I drove from
to Upstate New York and although the reason for my trip was a very happy one, some of the scenery made me very sad. I was heading north on I-87 and about two hours into my trip I was stuck in traffic. I didn’t mind much because I was listening to a very interesting book, then I drove a bit further and traffic stopped completely in front of an area that looked like a tree graveyard—so many trees had been cut. I wondered why… then I read a sign that announced some type of development. I can’t remember what exactly, but I’ll get the name on my drive back. New York City
The experience reminded me of Rachel Carson’s Silent Spring, one of the best books I’ve ever read. EVER. If you love the planet that feeds you, dresses, shelters you… then take a few minutes and read this review. I’m almost sure, that it won’t be long before you feel the need to go and pick up the book or the movie.
History has been marked by literary and scientific milestones that have influenced—and continue to influence—public awareness at its core. But there have been very few cases where scientific work has been presented as an impressive bundle, containing commendable literary power and immense scientific worth. The mentioned characteristics can be justly attributed to Rachel Carson’s (2002) Silent spring; a book filled with the literary scientific merit needed to incite global public awareness, awaken environmental consciousness, and redefine environmental justice.
In the early 1960s the earth’s pain was heard through the voice of Rachel Carson, a biologist—and wondrous writer—who wanted to make peace between man and his environment. But man’s hearing has been known to be quite dubious, especially if listening might imply doing any work or spending any money, so of course he did not listen (Goodwin, 1993). Those with decision-making power refused to believe
’s allegations. Her reputation was attacked when she tried to warn the public of the dangers of DDT; government chemists accused her book of inaccuracy and most of the media backed up their claims (Goodwin, 1993). Carson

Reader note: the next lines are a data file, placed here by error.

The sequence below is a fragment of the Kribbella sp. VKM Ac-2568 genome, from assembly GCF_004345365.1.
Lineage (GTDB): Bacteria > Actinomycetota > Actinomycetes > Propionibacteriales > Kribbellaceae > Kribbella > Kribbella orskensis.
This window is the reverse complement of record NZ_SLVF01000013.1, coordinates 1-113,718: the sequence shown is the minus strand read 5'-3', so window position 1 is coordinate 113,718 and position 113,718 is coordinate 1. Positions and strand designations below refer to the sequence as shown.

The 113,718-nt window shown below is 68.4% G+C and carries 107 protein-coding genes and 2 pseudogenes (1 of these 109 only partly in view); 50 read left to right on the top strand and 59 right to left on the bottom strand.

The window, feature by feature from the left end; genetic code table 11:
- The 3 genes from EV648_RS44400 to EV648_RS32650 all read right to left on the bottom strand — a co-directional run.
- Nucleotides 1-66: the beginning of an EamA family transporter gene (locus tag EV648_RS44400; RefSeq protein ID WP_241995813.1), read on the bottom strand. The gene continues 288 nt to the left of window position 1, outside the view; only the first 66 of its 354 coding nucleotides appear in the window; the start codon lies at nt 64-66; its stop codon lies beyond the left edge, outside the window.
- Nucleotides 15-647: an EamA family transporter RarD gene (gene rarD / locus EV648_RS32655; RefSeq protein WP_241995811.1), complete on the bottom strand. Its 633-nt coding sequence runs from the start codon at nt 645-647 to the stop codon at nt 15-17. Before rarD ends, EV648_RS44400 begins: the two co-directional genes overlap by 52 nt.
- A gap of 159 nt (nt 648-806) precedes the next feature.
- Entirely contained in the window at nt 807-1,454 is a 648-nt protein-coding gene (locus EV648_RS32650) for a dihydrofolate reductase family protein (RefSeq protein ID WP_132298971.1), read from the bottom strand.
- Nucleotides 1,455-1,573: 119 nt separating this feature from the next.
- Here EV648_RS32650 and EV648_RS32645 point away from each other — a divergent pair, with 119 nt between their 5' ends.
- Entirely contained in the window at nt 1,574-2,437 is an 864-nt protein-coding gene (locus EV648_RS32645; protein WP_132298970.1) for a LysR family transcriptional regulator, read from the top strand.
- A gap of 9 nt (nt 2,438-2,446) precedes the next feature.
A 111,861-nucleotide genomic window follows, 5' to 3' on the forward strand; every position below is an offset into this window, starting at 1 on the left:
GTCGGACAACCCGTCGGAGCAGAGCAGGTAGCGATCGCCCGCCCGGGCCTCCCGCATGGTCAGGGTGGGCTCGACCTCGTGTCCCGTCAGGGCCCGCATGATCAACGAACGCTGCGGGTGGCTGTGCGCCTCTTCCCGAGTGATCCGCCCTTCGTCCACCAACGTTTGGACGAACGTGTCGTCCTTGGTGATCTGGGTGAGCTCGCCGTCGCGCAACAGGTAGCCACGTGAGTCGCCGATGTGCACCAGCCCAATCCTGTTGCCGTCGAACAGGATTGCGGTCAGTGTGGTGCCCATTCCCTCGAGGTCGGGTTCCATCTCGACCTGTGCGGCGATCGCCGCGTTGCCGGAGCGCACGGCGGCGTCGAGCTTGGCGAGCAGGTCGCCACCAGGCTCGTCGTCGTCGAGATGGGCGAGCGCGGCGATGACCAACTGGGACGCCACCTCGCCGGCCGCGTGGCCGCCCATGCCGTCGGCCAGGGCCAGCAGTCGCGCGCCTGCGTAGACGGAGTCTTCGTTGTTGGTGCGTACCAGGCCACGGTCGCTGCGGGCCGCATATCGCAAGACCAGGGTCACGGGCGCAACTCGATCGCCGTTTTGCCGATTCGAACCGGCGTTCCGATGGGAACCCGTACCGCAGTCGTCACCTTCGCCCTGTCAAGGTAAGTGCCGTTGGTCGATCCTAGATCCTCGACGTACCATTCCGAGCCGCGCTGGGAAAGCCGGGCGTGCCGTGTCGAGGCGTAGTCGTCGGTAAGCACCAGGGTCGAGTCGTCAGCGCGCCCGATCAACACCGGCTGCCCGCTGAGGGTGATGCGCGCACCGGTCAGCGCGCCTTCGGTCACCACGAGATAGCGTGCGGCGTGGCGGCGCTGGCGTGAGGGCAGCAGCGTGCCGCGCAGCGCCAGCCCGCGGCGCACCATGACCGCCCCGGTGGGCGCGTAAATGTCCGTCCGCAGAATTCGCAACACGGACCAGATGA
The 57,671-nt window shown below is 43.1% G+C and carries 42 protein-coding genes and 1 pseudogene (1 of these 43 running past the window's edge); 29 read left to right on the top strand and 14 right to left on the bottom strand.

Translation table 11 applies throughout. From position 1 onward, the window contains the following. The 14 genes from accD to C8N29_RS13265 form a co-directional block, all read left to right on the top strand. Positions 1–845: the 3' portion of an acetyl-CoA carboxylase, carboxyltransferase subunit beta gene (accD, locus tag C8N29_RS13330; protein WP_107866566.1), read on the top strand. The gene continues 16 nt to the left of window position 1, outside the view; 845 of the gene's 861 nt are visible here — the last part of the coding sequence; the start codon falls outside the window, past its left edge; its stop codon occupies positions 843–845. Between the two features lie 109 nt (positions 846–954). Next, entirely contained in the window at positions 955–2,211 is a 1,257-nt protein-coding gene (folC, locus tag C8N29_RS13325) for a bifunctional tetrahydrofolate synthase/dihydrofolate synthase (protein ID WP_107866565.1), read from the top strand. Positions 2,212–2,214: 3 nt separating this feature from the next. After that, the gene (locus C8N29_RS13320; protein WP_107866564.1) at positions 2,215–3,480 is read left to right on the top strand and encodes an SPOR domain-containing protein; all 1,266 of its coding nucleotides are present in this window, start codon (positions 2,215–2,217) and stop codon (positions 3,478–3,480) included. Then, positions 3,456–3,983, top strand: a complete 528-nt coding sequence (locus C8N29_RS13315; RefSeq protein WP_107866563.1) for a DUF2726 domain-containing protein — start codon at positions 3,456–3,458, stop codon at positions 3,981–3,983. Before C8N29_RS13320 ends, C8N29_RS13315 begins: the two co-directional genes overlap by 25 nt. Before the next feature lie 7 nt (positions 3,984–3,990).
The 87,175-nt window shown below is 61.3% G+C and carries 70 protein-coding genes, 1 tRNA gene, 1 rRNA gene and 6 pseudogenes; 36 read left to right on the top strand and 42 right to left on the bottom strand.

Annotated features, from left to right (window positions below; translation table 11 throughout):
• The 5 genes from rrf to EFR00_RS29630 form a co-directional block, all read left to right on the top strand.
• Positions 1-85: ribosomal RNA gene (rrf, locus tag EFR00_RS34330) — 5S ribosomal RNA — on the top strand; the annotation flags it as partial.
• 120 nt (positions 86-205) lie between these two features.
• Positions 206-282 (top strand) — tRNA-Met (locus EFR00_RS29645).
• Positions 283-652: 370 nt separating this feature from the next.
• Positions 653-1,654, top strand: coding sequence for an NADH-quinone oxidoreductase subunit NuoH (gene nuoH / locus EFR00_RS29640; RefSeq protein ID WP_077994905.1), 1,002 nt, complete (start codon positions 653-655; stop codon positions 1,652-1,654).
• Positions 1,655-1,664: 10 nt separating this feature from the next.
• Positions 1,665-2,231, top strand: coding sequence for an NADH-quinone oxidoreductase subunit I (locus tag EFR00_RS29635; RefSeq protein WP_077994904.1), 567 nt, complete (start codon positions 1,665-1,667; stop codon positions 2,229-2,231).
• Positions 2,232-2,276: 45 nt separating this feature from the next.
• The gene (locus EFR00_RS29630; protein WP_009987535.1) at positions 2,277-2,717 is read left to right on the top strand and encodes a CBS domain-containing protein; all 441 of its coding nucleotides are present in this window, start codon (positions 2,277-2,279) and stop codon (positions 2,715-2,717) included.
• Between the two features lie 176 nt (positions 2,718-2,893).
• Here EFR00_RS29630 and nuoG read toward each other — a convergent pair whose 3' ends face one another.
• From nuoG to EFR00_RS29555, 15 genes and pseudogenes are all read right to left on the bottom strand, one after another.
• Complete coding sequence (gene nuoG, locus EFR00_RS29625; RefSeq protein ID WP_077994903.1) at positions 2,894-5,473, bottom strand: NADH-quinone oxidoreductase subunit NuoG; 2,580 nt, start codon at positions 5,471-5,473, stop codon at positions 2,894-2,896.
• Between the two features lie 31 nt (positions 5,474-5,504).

But all the slander did not stop Carson’s campaign; maybe the fact that she was living with cancer—one of the terrible illnesses that could be caused by DDT—gave her the strength to continue fighting, in an effort to keep that unforgiving sickness from touching the lives of others (Goodwin, 1993).
continued attempting to warn the government of the dangers of DDT, and encouraging the public to fight for their right to breathe unpolluted air and eat foods as free of poison as it was humanly possible (Goodwin, 1993). The public, encouraged by Carson ’s voice and terrified by the unbelievable amount of dead birds in their yards (Carson, 2002, p. 123) started to contact the local government plus anyone else who would listen. The public’s cry, along with a copy of Carson ’s work, reached President John F. Kennedy. The Commander in Chief appointed the President's Science Advisory Committee to review the validity of Silent Spring, and the book, its author, and nature came out victorious (Goodwin, 1993). Carson
DDT stayed around for another decade or so, and its effects on the environment might stay with humanity forever. But don’t panic, the environmental consequences of Rachel Carson’s (2002) Silent Spring are just as durable. The 40-somethin-year-old book once served to remind man of his symbiotic relationship with nature, and if man’s memory happens to falter again, then I— and others like me—will remind man. I have always been an advocate for the environment, and Rachel Carson’s work made me realize that I will never be alone in my ordeal. There are many who feel just like I do, and who are willing to scream as loud as Silent Spring, in order to promote environmental justice.
If you haven’t read this book, I recommend you to do so as soon as possible; then let your voice speak for your planet in a thunderous echo of Rachel Carson’s Silent Spring.
This is one of those books, which I know I’ll read at least once a year. Do you have any books you like so much that you read it over and over again, and every time you do you find something that makes you like it even more? If so, care to share?
Carson, R. (2002). Silent spring.
: Houghton Mifflin Company. New York, NY
Goodwin, N. (Producer), (1993) Rachel Carson’s Silent Spring [Motion Picture].
: PBS. United States